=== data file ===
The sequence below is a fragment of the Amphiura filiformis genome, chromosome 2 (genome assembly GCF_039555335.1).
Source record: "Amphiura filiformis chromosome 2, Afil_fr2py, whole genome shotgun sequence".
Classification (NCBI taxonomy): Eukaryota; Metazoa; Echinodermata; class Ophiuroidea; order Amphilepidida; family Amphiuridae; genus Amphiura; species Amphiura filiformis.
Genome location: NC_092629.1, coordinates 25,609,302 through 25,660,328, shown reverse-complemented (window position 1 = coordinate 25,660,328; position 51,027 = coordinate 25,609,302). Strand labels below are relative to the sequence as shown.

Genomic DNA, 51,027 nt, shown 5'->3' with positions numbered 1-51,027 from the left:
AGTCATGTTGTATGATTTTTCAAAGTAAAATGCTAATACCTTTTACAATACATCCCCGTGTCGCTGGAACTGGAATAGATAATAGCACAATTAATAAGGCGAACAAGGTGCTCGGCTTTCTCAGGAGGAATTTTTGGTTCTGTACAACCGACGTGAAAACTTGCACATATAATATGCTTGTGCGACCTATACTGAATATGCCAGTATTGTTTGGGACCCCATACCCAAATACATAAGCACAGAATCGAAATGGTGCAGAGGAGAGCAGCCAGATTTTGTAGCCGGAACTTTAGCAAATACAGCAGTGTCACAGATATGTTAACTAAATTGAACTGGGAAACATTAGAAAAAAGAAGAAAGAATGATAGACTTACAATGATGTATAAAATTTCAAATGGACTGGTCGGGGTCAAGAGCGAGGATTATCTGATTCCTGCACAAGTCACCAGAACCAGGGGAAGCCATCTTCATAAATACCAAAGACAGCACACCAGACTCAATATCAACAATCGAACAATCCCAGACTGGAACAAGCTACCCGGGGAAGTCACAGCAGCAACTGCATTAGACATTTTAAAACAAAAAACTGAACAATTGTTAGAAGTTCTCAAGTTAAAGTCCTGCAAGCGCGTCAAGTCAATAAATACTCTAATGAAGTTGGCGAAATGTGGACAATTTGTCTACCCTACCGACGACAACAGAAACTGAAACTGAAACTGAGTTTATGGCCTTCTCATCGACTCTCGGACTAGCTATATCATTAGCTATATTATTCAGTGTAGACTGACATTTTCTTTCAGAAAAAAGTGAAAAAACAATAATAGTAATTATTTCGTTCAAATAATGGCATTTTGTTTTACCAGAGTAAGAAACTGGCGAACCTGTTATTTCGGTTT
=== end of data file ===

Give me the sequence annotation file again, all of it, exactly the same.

The sequence below is a fragment of the Amphiura filiformis genome, chromosome 2 (genome assembly GCF_039555335.1).
Source record: "Amphiura filiformis chromosome 2, Afil_fr2py, whole genome shotgun sequence".
Classification (NCBI taxonomy): Eukaryota; Metazoa; Echinodermata; class Ophiuroidea; order Amphilepidida; family Amphiuridae; genus Amphiura; species Amphiura filiformis.
Genome location: NC_092629.1, coordinates 25,609,302 through 25,660,328, shown reverse-complemented (window position 1 = coordinate 25,660,328; position 51,027 = coordinate 25,609,302). Strand labels below are relative to the sequence as shown.

Genomic DNA, 51,027 nt, shown 5'->3' with positions numbered 1-51,027 from the left:
AGTCATGTTGTATGATTTTTCAAAGTAAAATGCTAATACCTTTTACAATACATCCCCGTGTCGCTGGAACTGGAATAGATAATAGCACAATTAATAAGGCGAACAAGGTGCTCGGCTTTCTCAGGAGGAATTTTTGGTTCTGTACAACCGACGTGAAAACTTGCACATATAATATGCTTGTGCGACCTATACTGAATATGCCAGTATTGTTTGGGACCCCATACCCAAATACATAAGCACAGAATCGAAATGGTGCAGAGGAGAGCAGCCAGATTTTGTAGCCGGAACTTTAGCAAATACAGCAGTGTCACAGATATGTTAACTAAATTGAACTGGGAAACATTAGAAAAAAGAAGAAAGAATGATAGACTTACAATGATGTATAAAATTTCAAATGGACTGGTCGGGGTCAAGAGCGAGGATTATCTGATTCCTGCACAAGTCACCAGAACCAGGGGAAGCCATCTTCATAAATACCAAAGACAGCACACCAGACTCAATATCAACAATCGAACAATCCCAGACTGGAACAAGCTACCCGGGGAAGTCACAGCAGCAACTGCATTAGACATTTTAAAACAAAAAACTGAACAATTGTTAGAAGTTCTCAAGTTAAAGTCCTGCAAGCGCGTCAAGTCAATAAATACTCTAATGAAGTTGGCGAAATGTGGACAATTTGTCTACCCTACCGACGACAACAGAAACTGAAACTGAAACTGAGTTTATGGCCTTCTCATCGACTCTCGGACTAGCTATATCATTAGCTATATTATTCAGTGTAGACTGACATTTTCTTTCAGAAAAAAGTGAAAAAACAATAATAGTAATTATTTCGTTCAAATAATGGCATTTTGTTTTACCAGAGTAAGAAACTGGCGAACCTGTTATTTCGGTTT